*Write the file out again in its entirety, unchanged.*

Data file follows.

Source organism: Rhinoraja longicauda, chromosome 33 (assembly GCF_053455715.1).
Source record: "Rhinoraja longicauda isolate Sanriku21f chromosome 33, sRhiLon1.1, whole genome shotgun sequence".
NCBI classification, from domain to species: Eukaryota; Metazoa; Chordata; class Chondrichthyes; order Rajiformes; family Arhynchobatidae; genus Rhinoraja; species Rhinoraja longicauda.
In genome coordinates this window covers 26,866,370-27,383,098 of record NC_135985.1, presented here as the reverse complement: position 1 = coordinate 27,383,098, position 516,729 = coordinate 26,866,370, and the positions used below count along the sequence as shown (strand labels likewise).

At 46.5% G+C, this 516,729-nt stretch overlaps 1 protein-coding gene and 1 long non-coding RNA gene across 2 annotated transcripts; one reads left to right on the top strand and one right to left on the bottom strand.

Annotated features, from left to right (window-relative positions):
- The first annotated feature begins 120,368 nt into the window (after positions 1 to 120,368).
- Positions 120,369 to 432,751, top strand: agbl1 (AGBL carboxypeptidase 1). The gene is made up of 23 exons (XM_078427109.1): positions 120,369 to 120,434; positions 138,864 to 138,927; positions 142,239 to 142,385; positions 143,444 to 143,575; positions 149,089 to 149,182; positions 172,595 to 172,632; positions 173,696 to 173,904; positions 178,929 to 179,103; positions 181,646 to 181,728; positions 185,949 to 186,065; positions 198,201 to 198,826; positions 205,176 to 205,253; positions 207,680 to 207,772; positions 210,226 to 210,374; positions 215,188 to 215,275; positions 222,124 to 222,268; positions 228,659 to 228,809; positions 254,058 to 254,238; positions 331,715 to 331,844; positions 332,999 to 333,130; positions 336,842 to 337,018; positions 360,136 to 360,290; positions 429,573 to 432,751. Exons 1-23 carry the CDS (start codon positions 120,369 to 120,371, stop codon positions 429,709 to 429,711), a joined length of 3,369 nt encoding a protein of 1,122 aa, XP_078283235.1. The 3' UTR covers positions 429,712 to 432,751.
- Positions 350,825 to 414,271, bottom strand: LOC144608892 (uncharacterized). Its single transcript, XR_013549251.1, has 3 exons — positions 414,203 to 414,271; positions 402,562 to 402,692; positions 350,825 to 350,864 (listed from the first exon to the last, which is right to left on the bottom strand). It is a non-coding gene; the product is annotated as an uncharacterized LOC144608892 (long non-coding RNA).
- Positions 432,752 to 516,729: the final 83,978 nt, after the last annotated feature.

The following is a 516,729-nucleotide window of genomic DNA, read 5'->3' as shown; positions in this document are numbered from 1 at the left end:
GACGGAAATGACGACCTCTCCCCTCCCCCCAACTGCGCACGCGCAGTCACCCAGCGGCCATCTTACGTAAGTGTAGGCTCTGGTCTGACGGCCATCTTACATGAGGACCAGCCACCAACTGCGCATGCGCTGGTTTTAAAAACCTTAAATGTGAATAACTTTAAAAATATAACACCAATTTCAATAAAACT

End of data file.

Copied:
Source organism: Rhinoraja longicauda, chromosome 33 (assembly GCF_053455715.1).
Source record: "Rhinoraja longicauda isolate Sanriku21f chromosome 33, sRhiLon1.1, whole genome shotgun sequence".
NCBI classification, from domain to species: Eukaryota; Metazoa; Chordata; class Chondrichthyes; order Rajiformes; family Arhynchobatidae; genus Rhinoraja; species Rhinoraja longicauda.
In genome coordinates this window covers 26,866,370-27,383,098 of record NC_135985.1, presented here as the reverse complement: position 1 = coordinate 27,383,098, position 516,729 = coordinate 26,866,370, and the positions used below count along the sequence as shown (strand labels likewise).

At 46.5% G+C, this 516,729-nt stretch overlaps 1 protein-coding gene and 1 long non-coding RNA gene across 2 annotated transcripts; one reads left to right on the top strand and one right to left on the bottom strand.

Annotated features, from left to right (window-relative positions):
- The first annotated feature begins 120,368 nt into the window (after positions 1 to 120,368).
- Positions 120,369 to 432,751, top strand: agbl1 (AGBL carboxypeptidase 1). The gene is made up of 23 exons (XM_078427109.1): positions 120,369 to 120,434; positions 138,864 to 138,927; positions 142,239 to 142,385; positions 143,444 to 143,575; positions 149,089 to 149,182; positions 172,595 to 172,632; positions 173,696 to 173,904; positions 178,929 to 179,103; positions 181,646 to 181,728; positions 185,949 to 186,065; positions 198,201 to 198,826; positions 205,176 to 205,253; positions 207,680 to 207,772; positions 210,226 to 210,374; positions 215,188 to 215,275; positions 222,124 to 222,268; positions 228,659 to 228,809; positions 254,058 to 254,238; positions 331,715 to 331,844; positions 332,999 to 333,130; positions 336,842 to 337,018; positions 360,136 to 360,290; positions 429,573 to 432,751. Exons 1-23 carry the CDS (start codon positions 120,369 to 120,371, stop codon positions 429,709 to 429,711), a joined length of 3,369 nt encoding a protein of 1,122 aa, XP_078283235.1. The 3' UTR covers positions 429,712 to 432,751.
- Positions 350,825 to 414,271, bottom strand: LOC144608892 (uncharacterized). Its single transcript, XR_013549251.1, has 3 exons — positions 414,203 to 414,271; positions 402,562 to 402,692; positions 350,825 to 350,864 (listed from the first exon to the last, which is right to left on the bottom strand). It is a non-coding gene; the product is annotated as an uncharacterized LOC144608892 (long non-coding RNA).
- Positions 432,752 to 516,729: the final 83,978 nt, after the last annotated feature.

The following is a 516,729-nucleotide window of genomic DNA, read 5'->3' as shown; positions in this document are numbered from 1 at the left end:
GACGGAAATGACGACCTCTCCCCTCCCCCCAACTGCGCACGCGCAGTCACCCAGCGGCCATCTTACGTAAGTGTAGGCTCTGGTCTGACGGCCATCTTACATGAGGACCAGCCACCAACTGCGCATGCGCTGGTTTTAAAAACCTTAAATGTGAATAACTTTAAAAATATAACACCAATTTCAATAAAACT